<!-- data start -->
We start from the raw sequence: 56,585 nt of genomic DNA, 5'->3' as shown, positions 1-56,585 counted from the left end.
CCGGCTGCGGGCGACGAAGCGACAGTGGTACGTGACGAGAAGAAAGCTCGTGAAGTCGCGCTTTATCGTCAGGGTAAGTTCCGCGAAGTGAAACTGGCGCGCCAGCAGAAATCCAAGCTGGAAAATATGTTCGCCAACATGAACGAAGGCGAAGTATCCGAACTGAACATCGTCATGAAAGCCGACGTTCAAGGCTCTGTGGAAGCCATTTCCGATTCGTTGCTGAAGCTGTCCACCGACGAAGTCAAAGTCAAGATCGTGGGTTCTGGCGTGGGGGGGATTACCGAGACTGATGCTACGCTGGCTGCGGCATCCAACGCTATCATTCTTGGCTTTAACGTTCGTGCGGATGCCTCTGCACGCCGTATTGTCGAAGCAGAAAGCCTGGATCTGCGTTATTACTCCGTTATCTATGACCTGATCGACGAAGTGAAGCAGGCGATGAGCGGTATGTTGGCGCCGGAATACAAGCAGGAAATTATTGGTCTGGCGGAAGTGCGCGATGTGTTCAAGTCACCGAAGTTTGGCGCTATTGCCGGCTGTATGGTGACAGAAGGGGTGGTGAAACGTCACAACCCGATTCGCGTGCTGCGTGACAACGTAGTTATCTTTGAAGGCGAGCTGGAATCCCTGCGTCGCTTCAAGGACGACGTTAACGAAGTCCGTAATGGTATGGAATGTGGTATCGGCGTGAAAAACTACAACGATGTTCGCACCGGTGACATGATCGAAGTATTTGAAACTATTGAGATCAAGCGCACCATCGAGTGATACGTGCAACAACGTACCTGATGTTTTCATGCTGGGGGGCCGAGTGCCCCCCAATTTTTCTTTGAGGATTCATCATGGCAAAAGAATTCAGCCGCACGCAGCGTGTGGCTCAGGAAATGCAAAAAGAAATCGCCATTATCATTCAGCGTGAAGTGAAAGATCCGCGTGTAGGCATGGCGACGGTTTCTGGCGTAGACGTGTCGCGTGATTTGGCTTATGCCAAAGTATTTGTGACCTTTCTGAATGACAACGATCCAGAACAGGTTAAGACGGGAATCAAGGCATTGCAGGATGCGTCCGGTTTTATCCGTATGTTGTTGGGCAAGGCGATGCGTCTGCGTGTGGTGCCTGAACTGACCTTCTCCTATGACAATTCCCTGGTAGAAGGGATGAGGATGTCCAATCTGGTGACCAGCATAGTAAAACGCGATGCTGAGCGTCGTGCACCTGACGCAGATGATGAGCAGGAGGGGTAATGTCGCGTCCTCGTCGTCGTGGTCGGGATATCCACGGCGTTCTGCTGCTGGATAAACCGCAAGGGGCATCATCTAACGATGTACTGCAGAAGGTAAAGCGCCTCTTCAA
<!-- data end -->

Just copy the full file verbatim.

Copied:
We start from the raw sequence: 56,585 nt of genomic DNA, 5'->3' as shown, positions 1-56,585 counted from the left end.
CCGGCTGCGGGCGACGAAGCGACAGTGGTACGTGACGAGAAGAAAGCTCGTGAAGTCGCGCTTTATCGTCAGGGTAAGTTCCGCGAAGTGAAACTGGCGCGCCAGCAGAAATCCAAGCTGGAAAATATGTTCGCCAACATGAACGAAGGCGAAGTATCCGAACTGAACATCGTCATGAAAGCCGACGTTCAAGGCTCTGTGGAAGCCATTTCCGATTCGTTGCTGAAGCTGTCCACCGACGAAGTCAAAGTCAAGATCGTGGGTTCTGGCGTGGGGGGGATTACCGAGACTGATGCTACGCTGGCTGCGGCATCCAACGCTATCATTCTTGGCTTTAACGTTCGTGCGGATGCCTCTGCACGCCGTATTGTCGAAGCAGAAAGCCTGGATCTGCGTTATTACTCCGTTATCTATGACCTGATCGACGAAGTGAAGCAGGCGATGAGCGGTATGTTGGCGCCGGAATACAAGCAGGAAATTATTGGTCTGGCGGAAGTGCGCGATGTGTTCAAGTCACCGAAGTTTGGCGCTATTGCCGGCTGTATGGTGACAGAAGGGGTGGTGAAACGTCACAACCCGATTCGCGTGCTGCGTGACAACGTAGTTATCTTTGAAGGCGAGCTGGAATCCCTGCGTCGCTTCAAGGACGACGTTAACGAAGTCCGTAATGGTATGGAATGTGGTATCGGCGTGAAAAACTACAACGATGTTCGCACCGGTGACATGATCGAAGTATTTGAAACTATTGAGATCAAGCGCACCATCGAGTGATACGTGCAACAACGTACCTGATGTTTTCATGCTGGGGGGCCGAGTGCCCCCCAATTTTTCTTTGAGGATTCATCATGGCAAAAGAATTCAGCCGCACGCAGCGTGTGGCTCAGGAAATGCAAAAAGAAATCGCCATTATCATTCAGCGTGAAGTGAAAGATCCGCGTGTAGGCATGGCGACGGTTTCTGGCGTAGACGTGTCGCGTGATTTGGCTTATGCCAAAGTATTTGTGACCTTTCTGAATGACAACGATCCAGAACAGGTTAAGACGGGAATCAAGGCATTGCAGGATGCGTCCGGTTTTATCCGTATGTTGTTGGGCAAGGCGATGCGTCTGCGTGTGGTGCCTGAACTGACCTTCTCCTATGACAATTCCCTGGTAGAAGGGATGAGGATGTCCAATCTGGTGACCAGCATAGTAAAACGCGATGCTGAGCGTCGTGCACCTGACGCAGATGATGAGCAGGAGGGGTAATGTCGCGTCCTCGTCGTCGTGGTCGGGATATCCACGGCGTTCTGCTGCTGGATAAACCGCAAGGGGCATCATCTAACGATGTACTGCAGAAGGTAAAGCGCCTCTTCAA